Field of view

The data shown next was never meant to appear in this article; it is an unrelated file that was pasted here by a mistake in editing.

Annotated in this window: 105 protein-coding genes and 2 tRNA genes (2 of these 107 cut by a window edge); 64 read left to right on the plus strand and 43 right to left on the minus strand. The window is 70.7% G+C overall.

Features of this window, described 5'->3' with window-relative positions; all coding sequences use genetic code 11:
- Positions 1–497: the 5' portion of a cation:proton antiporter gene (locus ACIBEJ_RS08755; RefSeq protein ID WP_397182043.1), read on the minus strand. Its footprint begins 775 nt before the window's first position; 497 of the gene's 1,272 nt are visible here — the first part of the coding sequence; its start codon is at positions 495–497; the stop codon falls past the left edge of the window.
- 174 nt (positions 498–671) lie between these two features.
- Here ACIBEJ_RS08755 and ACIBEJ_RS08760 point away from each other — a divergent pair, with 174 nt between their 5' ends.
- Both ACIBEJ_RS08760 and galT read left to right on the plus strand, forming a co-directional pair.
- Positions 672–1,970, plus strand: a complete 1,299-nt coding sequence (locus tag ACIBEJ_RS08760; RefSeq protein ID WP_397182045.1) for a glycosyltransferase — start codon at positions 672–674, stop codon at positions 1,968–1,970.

A background area or an entire physical plane, often of one color and/or texture. Also, a sphere of activity, or a content, or a discourse. And, the area in which an image is rendered by the lens of an optical instrument; also called field of view, which can be any sort of shape and size. A wide field of vision might be panoramic, and a narrow one "long" or "telephoto," high and wide might be "fish-eye," "close-up," a "blow-up," or an "enlargement." Extremely narrow fields of view are routinely achieved with microscopes and telescopes. The latter include the sort of lenses used by satellites that make photographs of small areas of the earth's surface for military, scientific, and commercial purposes. A U.S. Navy Lieutenant, Joe Dalton, is credited with being the first, in 1998, to use a term for this extremely narrow field of view: the "soda-straw effect."In graphic design and computer terminology, a field is often a page, and if its orientation is vertical it is called portrait, and if horizontal it is called landscape.Also in computer terminology, a field is an element of a database record in which one piece of information is stored.Also see depth of field, field loss, heraldry, pan, panning shot, point of view, and tracking shot.